The following market report on the anthology, Robots Beyond, as well as the follow-up interview are courtesy of Market Scoops by D.L. Snell.

The Market

Zine: GUD Magazine
Editor(s): Kaolin Fire, Sue Miller, Sal Coraccio, Debbie Moorhouse, & Julia Bernd
Pay Rate: 3¢ / word + adv. on royalties
Response Time: 1 week (stats)
Description (from the editor): We’re looking for writing that engages—that makes you want to share it with the stranger next to you on the bus; or more specifically, that makes us want to share it with the world. We’re more than willing to consider any genre, or lack thereof, whether it’s a western, historical romance, or lovecraftian tale of horror. (More in guidelines.)
Submission Guidelines: GUD

Note: Horror author D.L. Snell conducted the following interview to give writers a better idea of what the editors of this specific market are seeking; however, most editors are open to ideas outside of the preferences discussed here, as long as they fit the basic submission guidelines.

The Scoop

1. What authors do you enjoy and what is it about their writing that captivates you?
GUD Magazine has a rotating editorship, so my views aren’t canonical—but as front man I’ll give what I can. My personal favorites tend to include Umberto Eco and Salman Rushdie. What really strikes me about them is their exemplary use of language—their prose is intelligent and often beautiful (not purple, just elegant and/or perfectly precise as needed). And their stories tend to have a certain complexity that I find gripping, especially paired with their style of writing. They manage to write to a reasonably wide audience without dumbing themselves down. I’d say that’s something we’re striving for with GUD.

2. What are your favorite genres? Which of these genres would you like to see incorporated into submissions to this market?
Overall, we strive for a balance, but where this balance is struck varies per editor. Each editor posts their particular guidelines on our submissions form.

I grew up on science fiction and fantasy, and have two particular soft spots. One is dystopian science fiction, especially the sort that breaks with traditional apocalypses. And the other is fantasy that pulls from disparate and/or multicultural mythos. Anything that blends or blurs the lines between reality and belief, if it can make itself believable or at least remain internally consistent, gets a plus in my book.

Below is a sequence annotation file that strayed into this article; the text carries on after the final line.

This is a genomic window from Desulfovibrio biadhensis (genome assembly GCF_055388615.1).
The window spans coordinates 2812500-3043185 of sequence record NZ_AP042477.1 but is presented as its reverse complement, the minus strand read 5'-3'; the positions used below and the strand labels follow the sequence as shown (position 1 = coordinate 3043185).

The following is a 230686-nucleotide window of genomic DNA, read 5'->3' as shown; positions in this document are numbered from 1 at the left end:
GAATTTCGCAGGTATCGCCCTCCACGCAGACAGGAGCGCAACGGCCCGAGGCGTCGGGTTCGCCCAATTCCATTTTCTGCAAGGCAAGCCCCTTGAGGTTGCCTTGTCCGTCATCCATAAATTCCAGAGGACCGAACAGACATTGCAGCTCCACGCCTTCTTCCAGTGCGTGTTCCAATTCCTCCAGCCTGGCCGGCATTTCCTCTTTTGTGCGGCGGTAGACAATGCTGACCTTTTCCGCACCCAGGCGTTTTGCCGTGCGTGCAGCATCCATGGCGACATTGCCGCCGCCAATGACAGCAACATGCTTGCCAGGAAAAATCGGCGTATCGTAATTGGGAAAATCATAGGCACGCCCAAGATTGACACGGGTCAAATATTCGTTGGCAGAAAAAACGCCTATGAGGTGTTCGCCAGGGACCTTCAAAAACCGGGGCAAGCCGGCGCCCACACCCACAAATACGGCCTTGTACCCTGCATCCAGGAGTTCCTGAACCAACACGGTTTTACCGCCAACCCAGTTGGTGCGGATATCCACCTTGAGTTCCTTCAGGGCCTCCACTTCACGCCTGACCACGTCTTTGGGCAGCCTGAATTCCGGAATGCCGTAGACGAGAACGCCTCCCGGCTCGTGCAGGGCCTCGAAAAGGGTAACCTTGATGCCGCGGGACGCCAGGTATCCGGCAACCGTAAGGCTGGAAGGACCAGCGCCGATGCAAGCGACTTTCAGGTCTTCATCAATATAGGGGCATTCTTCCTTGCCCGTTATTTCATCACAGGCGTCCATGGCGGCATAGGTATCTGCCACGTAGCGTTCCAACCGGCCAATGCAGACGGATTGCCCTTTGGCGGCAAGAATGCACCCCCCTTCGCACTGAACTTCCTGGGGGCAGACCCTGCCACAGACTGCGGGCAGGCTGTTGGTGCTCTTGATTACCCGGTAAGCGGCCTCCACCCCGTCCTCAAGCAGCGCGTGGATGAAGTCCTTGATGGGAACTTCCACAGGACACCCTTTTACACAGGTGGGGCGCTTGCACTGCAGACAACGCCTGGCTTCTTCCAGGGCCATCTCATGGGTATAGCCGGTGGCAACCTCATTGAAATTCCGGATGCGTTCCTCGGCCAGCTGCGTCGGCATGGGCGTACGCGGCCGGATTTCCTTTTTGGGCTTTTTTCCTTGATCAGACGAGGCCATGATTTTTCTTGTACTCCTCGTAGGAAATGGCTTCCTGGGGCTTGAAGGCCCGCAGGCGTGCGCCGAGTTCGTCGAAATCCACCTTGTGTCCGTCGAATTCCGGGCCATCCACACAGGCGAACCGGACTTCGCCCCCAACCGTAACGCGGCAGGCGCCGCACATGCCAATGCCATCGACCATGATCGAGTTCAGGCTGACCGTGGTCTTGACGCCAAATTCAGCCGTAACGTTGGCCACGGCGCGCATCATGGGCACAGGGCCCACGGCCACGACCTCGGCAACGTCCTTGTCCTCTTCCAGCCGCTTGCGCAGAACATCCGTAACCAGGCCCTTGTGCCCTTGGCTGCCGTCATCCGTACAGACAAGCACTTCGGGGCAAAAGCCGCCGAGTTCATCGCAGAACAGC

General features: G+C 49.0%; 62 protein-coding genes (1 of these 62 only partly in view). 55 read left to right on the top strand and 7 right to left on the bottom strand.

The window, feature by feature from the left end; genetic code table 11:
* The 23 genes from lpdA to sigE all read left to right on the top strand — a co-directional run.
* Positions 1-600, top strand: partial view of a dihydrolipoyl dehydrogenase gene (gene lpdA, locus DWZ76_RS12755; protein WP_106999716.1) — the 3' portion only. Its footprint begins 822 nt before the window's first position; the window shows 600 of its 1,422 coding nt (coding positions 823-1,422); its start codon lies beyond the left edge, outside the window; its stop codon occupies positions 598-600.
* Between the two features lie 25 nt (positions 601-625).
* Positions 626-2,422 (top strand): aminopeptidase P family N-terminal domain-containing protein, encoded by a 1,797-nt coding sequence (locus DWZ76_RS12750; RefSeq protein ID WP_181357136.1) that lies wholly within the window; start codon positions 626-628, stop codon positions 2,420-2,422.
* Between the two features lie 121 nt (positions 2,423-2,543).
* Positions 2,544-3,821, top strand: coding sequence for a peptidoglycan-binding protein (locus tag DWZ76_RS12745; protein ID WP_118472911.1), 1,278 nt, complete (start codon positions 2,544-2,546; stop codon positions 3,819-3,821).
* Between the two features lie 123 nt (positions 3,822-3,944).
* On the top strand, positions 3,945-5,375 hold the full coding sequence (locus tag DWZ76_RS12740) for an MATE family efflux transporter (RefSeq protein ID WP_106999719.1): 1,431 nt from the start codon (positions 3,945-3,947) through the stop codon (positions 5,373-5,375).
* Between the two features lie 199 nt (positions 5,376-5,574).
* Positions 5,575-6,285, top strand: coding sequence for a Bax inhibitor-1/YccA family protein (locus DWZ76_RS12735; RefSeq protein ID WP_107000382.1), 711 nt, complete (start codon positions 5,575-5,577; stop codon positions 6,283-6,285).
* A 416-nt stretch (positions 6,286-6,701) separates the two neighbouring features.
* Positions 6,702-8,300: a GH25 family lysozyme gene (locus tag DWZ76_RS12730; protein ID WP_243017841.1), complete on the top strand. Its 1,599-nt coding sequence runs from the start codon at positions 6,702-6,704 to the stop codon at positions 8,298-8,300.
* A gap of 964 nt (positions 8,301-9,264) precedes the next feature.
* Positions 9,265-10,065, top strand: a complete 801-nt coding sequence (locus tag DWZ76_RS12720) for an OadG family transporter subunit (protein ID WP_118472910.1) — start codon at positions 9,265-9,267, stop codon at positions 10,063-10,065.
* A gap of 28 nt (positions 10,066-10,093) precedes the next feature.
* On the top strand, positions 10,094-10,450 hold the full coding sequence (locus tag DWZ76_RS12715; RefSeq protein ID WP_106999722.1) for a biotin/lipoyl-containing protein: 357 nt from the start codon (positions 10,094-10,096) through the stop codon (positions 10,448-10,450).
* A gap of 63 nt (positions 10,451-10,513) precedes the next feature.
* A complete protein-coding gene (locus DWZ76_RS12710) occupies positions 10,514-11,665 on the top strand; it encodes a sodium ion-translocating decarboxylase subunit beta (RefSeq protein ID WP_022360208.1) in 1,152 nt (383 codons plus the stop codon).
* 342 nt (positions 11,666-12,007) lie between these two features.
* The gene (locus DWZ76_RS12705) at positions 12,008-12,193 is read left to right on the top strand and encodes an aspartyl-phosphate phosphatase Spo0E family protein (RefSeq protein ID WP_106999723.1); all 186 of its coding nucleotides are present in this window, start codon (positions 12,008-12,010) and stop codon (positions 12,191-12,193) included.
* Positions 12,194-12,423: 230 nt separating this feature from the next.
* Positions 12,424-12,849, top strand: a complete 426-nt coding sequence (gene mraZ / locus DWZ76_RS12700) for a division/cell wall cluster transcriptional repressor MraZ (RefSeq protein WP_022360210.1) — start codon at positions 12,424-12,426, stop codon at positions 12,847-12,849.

Julia Bernd is the instigator for Issue 3. In fiction, Julia is looking for well-written pieces that score high on the what-did-we-learn-o-meter, broadening the reader’s view of the world in one way or another. She likes to think she’s open to work in any genre, though she admits that she probably has higher standards for some than others. Interesting characters are the easiest way to grab her attention.

3. What settings most intrigue you? Ordinary or exotic locales? Real or fantasy? Past, present, or future?
We’re happy to go anywhere, anywhen. Historical fiction should be well researched, telling us something about the time period as opposed to simply being a modern tale set elsewhen. The same is true of something told in the present or future—anything is good, just make it real for us.

4. Explain the type of pacing you enjoy, e.g. slow building to fast, fast throughout, etc.
A magazine is much like a mix-tape. Any one tone hit for too long loses its impact. With two hundred pages, we do our best to mix pacing, mood, and tone to accentuate and complement the pieces we select. While a story should grip in the first line or two, it can do that just as well with action, description, or dialog.

5. What type of characters appeal to you the most? Any examples?